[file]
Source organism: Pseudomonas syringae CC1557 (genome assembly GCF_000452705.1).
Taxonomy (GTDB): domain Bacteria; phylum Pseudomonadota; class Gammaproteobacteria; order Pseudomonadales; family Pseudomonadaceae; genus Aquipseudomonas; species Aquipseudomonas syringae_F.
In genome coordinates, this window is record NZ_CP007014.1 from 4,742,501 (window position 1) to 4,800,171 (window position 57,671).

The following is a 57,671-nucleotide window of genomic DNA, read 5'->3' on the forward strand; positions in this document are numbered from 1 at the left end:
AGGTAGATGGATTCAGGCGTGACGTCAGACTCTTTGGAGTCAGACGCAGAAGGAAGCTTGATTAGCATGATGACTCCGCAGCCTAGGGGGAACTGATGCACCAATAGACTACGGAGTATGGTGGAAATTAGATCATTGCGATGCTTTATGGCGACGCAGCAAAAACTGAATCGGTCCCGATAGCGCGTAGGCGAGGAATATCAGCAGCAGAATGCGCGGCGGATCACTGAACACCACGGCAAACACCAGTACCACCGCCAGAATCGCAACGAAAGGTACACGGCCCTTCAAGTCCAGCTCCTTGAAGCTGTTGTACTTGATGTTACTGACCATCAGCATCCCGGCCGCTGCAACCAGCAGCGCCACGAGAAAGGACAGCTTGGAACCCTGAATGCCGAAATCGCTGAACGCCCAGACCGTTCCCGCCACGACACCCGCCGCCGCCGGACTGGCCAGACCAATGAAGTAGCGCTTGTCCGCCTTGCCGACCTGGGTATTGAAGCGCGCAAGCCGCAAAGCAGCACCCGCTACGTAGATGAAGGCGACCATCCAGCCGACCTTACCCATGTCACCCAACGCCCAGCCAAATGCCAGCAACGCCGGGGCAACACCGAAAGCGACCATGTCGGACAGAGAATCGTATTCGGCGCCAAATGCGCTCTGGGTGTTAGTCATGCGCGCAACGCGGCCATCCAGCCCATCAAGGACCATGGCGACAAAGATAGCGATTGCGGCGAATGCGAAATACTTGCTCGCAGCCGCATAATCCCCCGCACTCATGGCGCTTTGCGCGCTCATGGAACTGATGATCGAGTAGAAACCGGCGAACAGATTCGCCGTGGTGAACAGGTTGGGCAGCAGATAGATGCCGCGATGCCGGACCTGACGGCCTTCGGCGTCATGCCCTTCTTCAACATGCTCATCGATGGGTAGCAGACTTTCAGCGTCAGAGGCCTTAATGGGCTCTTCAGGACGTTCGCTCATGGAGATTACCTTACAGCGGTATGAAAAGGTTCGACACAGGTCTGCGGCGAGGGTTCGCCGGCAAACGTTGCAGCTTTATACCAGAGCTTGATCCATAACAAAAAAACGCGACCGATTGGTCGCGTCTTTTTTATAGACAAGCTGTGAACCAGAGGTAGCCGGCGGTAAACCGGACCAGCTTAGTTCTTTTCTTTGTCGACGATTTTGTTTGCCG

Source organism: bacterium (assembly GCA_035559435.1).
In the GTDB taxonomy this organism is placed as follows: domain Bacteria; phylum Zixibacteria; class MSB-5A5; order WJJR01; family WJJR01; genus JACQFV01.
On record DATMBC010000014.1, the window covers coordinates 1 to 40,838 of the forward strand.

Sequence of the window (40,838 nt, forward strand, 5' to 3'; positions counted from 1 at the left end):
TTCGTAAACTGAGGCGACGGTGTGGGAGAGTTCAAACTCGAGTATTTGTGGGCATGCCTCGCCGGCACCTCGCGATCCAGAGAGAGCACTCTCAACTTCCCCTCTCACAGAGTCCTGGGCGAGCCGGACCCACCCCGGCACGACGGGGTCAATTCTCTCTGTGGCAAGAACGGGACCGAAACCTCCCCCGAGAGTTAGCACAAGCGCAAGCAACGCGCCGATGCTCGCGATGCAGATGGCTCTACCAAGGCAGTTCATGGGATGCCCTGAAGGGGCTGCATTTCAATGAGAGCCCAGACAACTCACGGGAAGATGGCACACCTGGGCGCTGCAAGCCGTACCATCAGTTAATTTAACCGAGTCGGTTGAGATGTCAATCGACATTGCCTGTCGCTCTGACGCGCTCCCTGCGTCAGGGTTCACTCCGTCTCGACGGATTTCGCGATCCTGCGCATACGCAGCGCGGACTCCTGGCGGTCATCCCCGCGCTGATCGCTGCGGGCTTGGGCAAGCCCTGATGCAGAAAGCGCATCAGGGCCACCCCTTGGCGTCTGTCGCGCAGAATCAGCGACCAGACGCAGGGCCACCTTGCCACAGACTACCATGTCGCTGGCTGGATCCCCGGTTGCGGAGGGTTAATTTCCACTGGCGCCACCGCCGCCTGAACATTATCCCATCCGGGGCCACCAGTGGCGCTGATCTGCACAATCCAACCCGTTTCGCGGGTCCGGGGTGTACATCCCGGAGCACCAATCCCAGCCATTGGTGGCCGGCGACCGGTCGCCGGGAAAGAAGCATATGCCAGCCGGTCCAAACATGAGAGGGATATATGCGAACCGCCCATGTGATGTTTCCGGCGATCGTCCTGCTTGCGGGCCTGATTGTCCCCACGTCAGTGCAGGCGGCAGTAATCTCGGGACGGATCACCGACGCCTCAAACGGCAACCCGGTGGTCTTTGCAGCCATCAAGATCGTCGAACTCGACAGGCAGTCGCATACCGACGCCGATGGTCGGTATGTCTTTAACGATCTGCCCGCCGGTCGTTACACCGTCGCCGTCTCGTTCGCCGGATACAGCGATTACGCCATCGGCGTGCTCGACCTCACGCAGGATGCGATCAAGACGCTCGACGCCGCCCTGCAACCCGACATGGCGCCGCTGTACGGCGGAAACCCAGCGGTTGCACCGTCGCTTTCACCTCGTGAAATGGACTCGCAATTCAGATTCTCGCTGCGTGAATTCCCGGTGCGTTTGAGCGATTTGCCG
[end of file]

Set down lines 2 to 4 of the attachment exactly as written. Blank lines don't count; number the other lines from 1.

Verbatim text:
Taxonomy (GTDB): domain Bacteria; phylum Pseudomonadota; class Gammaproteobacteria; order Pseudomonadales; family Pseudomonadaceae; genus Aquipseudomonas; species Aquipseudomonas syringae_F.
In genome coordinates, this window is record NZ_CP007014.1 from 4,742,501 (window position 1) to 4,800,171 (window position 57,671).

The following is a 57,671-nucleotide window of genomic DNA, read 5'->3' on the forward strand; positions in this document are numbered from 1 at the left end: